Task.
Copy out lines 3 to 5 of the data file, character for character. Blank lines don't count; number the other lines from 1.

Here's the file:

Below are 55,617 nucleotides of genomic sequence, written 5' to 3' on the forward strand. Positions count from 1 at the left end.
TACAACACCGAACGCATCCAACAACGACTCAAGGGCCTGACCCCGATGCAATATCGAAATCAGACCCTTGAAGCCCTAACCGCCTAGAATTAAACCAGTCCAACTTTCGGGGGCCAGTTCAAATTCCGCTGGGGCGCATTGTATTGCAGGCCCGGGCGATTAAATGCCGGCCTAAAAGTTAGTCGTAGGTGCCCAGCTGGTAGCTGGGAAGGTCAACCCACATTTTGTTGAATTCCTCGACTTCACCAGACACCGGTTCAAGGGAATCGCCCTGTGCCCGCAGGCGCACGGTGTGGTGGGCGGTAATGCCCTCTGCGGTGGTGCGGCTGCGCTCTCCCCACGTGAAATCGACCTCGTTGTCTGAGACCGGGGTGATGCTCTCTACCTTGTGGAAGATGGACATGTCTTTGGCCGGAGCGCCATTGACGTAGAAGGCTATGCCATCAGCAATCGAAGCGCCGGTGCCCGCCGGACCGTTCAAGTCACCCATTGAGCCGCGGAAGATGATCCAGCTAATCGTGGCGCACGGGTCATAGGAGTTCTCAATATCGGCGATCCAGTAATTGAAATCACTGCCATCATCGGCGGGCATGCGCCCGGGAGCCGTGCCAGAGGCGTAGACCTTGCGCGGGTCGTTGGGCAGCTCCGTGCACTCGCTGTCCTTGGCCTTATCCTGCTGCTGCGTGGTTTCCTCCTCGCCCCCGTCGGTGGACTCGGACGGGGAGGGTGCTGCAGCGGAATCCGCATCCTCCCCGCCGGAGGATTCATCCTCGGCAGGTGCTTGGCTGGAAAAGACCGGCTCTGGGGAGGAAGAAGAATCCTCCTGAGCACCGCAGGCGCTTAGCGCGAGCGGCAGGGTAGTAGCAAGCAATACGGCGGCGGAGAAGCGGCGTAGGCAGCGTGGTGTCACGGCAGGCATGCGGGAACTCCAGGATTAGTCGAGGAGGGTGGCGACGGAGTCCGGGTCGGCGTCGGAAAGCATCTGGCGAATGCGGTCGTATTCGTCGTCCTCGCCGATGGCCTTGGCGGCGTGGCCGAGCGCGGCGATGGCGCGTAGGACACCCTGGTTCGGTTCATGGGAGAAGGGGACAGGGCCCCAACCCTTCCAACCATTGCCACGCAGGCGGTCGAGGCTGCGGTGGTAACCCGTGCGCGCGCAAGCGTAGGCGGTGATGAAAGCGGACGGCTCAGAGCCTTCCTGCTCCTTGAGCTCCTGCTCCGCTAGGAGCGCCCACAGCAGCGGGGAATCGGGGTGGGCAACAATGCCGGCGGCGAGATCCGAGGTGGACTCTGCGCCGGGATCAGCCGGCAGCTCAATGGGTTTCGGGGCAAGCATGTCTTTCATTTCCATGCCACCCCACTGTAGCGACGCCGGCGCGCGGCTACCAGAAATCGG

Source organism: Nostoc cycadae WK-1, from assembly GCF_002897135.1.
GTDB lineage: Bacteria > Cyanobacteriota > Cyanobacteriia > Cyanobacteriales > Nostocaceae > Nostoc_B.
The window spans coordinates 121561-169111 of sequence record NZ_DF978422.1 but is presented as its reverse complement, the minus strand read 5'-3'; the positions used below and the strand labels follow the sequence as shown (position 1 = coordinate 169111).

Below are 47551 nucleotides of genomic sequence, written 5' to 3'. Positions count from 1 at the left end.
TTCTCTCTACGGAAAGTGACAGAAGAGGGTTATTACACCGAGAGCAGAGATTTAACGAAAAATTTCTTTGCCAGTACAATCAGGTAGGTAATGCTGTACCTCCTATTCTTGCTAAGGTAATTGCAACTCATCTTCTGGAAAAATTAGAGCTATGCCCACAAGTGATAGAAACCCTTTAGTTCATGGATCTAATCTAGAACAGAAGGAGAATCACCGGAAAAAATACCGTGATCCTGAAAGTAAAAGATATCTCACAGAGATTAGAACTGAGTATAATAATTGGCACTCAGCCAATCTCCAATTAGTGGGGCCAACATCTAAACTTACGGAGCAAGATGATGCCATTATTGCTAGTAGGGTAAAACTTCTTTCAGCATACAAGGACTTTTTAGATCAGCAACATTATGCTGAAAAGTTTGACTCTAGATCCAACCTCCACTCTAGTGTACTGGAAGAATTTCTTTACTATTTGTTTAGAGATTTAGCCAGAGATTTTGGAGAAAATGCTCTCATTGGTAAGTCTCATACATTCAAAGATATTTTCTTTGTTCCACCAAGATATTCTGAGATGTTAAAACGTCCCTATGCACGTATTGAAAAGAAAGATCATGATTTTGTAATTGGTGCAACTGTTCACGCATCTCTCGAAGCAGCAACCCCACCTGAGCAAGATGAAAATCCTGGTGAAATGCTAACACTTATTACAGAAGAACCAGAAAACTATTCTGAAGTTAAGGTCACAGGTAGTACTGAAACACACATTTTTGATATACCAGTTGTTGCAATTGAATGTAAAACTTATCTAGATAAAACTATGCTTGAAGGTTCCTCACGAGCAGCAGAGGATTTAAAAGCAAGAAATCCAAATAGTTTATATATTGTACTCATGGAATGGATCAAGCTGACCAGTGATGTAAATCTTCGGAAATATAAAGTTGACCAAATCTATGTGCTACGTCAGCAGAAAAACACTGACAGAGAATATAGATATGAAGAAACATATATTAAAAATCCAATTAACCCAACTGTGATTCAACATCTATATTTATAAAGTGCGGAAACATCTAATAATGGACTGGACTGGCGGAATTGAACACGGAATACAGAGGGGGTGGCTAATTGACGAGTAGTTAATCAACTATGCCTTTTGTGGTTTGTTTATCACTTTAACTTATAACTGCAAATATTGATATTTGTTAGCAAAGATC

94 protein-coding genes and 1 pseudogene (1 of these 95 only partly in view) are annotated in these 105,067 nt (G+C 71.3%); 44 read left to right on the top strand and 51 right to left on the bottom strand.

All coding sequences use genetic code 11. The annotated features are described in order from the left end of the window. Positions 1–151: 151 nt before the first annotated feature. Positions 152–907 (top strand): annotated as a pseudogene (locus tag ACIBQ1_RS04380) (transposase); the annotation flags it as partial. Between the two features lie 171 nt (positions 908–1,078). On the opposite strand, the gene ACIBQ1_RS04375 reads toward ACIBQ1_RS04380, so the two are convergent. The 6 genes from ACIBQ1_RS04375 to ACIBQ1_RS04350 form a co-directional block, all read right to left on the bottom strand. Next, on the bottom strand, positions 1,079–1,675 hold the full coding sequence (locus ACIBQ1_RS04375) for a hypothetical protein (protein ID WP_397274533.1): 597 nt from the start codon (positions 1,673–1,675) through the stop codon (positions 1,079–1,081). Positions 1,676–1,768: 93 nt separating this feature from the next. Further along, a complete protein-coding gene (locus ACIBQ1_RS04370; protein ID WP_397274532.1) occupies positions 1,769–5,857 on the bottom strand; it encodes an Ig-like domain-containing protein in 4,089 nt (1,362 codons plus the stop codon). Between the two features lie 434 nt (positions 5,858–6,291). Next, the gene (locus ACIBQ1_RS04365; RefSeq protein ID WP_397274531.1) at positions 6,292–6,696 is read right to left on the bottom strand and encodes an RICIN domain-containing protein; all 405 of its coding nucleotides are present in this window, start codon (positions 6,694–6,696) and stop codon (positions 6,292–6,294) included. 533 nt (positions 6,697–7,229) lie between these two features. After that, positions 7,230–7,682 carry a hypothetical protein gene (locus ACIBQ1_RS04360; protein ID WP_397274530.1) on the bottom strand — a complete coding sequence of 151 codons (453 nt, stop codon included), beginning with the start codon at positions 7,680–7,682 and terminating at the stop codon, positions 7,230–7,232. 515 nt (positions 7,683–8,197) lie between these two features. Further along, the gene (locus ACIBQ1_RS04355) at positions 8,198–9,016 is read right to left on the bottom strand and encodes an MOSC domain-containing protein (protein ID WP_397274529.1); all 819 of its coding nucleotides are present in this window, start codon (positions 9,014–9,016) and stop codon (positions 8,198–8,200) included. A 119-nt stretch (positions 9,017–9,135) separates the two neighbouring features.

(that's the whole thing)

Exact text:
Source organism: Nostoc cycadae WK-1, from assembly GCF_002897135.1.
GTDB lineage: Bacteria > Cyanobacteriota > Cyanobacteriia > Cyanobacteriales > Nostocaceae > Nostoc_B.
The window spans coordinates 121561-169111 of sequence record NZ_DF978422.1 but is presented as its reverse complement, the minus strand read 5'-3'; the positions used below and the strand labels follow the sequence as shown (position 1 = coordinate 169111).